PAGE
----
Voters wait to cast their vote at a polling station in Mandalay, central Myanmar, on November 8, 2015.
Credit: Sebastian Strangio
While reporting on the Myanmar’s last election in 2015, I took a photograph of voters lining up at a polling station at a Buddhist monastery in the central city of Mandalay. Eager to vote in the country’s first free national poll in more than half a century, they crowded together in tight ranks – the men in longyis and shirts, the women sporting long skirts and swirls of thanaka on their cheeks – as the first streaks of morning light filtered through the trees. At the time, it struck me as a hopeful scene of political participation after decades of repressive military rule. Seen today, in the age of the coronavirus, the cheerful jostling and crowding also illustrates the challenges of holding a national election in the midst of a viral pandemic.
Today, Myanmar begins campaigning for its national election on November 8, when more than 1,100 seats will be up for grabs in the Pyithu Hluttaw (Lower House), Amyotha Hluttaw (Upper House) and across state and regional parliaments.
The campaign begins under the darkening cloud of COVID-19. On September 7, Aung San Suu Kyi, Myanmar’s de facto leader and chairperson of the ruling National League for Democracy (NLD), announced that she was canceling her inaugural campaign appearance today, citing a recent uptick in COVID-19 cases. Suu Kyi was scheduled to tour the constituency of Kawhmu, on the outskirts of the commercial capital Yangon, where she is seeking re-election to the Pyithu Hluttaw.
Despite being burdened with active civil conflicts and one of the world’s weakest health systems, Myanmar has so far been spared the sort of runaway COVID-19 outbreaks that have hit India, Pakistan, Indonesia, and the Philippines. But recent weeks have seen a worrying spike in coronavirus cases. In mid-August, after weeks without a local coronavirus transmission, Myanmar authorities reported an outbreak in Rakhine State on the country’s west coast. Since then, the nationwide COVID-19 tally has more than doubled to 1,464 infections and eight deaths, leading to partial lockdowns in key townships of Yangon.
On September 6, the country reported 100 new coronavirus cases, the biggest daily increase since the first confirmed infection in March, including one on the grounds of Aung San Suu Kyi’s lakeside residence in Yangon. This was followed by 45 more infections on September 7.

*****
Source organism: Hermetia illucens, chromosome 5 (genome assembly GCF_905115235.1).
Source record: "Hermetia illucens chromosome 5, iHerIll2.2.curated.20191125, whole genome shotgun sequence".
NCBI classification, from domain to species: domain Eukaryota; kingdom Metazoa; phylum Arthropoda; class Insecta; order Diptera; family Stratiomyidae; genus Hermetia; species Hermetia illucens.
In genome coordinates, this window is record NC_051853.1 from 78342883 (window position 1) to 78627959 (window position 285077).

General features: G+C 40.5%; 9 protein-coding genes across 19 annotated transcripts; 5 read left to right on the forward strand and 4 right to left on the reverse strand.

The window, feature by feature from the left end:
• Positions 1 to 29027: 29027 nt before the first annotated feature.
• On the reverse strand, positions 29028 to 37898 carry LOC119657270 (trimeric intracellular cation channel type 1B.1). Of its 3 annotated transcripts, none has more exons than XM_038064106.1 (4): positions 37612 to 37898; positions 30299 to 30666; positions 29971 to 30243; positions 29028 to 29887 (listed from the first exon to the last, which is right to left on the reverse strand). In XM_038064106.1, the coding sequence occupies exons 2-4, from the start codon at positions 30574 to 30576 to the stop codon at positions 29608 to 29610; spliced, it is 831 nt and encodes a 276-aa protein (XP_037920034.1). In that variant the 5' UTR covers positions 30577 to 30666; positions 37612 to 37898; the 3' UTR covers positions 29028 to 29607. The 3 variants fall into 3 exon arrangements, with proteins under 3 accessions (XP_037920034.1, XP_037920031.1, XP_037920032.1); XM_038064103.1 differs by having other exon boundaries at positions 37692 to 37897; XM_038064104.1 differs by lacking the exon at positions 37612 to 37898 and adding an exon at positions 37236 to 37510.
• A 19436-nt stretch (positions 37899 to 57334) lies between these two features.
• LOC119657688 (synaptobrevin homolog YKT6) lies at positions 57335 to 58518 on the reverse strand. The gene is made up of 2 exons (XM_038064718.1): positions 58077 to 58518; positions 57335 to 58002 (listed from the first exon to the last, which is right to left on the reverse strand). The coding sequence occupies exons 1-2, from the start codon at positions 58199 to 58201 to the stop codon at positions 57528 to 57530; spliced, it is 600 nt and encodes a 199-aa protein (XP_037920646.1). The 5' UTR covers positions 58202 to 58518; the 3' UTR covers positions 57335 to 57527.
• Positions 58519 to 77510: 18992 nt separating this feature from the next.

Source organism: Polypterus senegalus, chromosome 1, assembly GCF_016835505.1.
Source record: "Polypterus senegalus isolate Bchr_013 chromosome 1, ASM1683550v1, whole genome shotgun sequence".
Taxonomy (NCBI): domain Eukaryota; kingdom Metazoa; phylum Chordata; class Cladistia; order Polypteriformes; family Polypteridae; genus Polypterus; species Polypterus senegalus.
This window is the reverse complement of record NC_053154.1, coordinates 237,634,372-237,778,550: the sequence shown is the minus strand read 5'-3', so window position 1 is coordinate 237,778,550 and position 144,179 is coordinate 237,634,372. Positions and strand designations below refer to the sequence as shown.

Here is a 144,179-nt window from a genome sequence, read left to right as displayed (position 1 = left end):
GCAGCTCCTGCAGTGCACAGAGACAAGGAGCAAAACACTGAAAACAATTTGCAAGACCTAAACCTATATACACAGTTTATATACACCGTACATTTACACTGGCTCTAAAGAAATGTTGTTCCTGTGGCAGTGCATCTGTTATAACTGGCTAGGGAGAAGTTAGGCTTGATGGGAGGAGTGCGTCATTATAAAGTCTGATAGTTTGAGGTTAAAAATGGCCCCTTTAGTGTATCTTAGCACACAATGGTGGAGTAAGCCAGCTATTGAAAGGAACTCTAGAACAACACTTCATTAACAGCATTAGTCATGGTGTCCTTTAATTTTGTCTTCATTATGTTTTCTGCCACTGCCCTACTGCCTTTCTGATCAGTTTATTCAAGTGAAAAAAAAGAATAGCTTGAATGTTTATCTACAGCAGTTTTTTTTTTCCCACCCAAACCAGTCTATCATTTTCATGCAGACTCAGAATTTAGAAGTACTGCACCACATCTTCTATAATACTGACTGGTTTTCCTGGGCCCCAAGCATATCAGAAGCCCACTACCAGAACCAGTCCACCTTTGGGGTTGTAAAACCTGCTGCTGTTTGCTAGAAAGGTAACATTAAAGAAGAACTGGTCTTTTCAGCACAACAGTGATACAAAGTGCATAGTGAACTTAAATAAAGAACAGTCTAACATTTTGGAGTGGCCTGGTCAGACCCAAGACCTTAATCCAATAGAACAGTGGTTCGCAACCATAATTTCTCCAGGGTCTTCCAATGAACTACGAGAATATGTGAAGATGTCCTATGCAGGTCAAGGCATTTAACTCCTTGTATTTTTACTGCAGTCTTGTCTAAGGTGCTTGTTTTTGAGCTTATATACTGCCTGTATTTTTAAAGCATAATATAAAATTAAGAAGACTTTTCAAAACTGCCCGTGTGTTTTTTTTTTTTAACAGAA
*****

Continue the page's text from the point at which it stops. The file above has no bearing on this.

The increasing spread of COVID-19 is set to have unpredictable effects on the conduct and outcome of the election. As Nicholas Ross argued in a detailed recent rundown in New Mandala, uncertainty over how Myanmar’s Union Election Commission (UEC) plans to regulate campaigning and voting on account of the pandemic has hampered the ability of parties and civil society organizations to prepare effectively for the polls, leading some to call for a postponement. The UEC only issued its COVID-19 Standard Operating Protocols on September 7, less than 24 hours after the beginning of the campaign. (The protocols are currently only available in Burmese, but will likely involve social distancing and mandatory face masks at polling stations, in addition to limits on mass public gatherings).
However strict they turn out to be, the restrictions will almost certainly rule out conventional election campaigning, with complex implications for the outcome in some seats. As Ross noted, any restriction on gatherings will “likely benefit major parties like the NLD and [military-backed Union Solidarity and Development Party], which have local offices throughout Myanmar and can better engage in door-to-door canvassing.” As the party with one of the largest followings on Facebook, the NLD is also likely to be advantaged by the turn to online campaigning, to the detriment of smaller parties.
While COVID-19 is unlikely to alter the overall election result – anchored by Aung San Suu Kyi’s talismanic public image, the NLD will almost certainly sweep the ethnic Burman heartland on the way to a second term in office – it could have impact in races along the country’s ethnically diverse periphery. All things being equal, many have predicted that the NLD will struggle to win over voters in the ethnic minority states, who voted in droves for Aung San Suu Kyi in 2015, but have grown skeptical about the NLD’s ability to represent and advance ethnic minority concerns.
At the same time, in many of these regions internet access remains sporadic, and has even been purposefully blacked out in parts of Rakhine and Chin states due to the ongoing fighting between the insurgent Arakan Army and the Myanmar military. One possible impact is that public health restrictions could throw up unexpected results in certain seats. In these cases, Ross notes, the difficulties of international observers entering the country to monitor the election could cast doubts on the legitimacy of the poll.
In reality, much depends on how Myanmar handles the spread of COVID-19 in the weeks to come. But it seems likely that due to the combined impact of tight public health restrictions, ongoing conflict and disenfranchisement, scant international election monitoring, and a host of other technical problems, the election will produce a distorted reflection of the popular will. History could well end up recording Myanmar’s 2020 election – its second since the country’s transition from open military rule – with an asterisk affixed.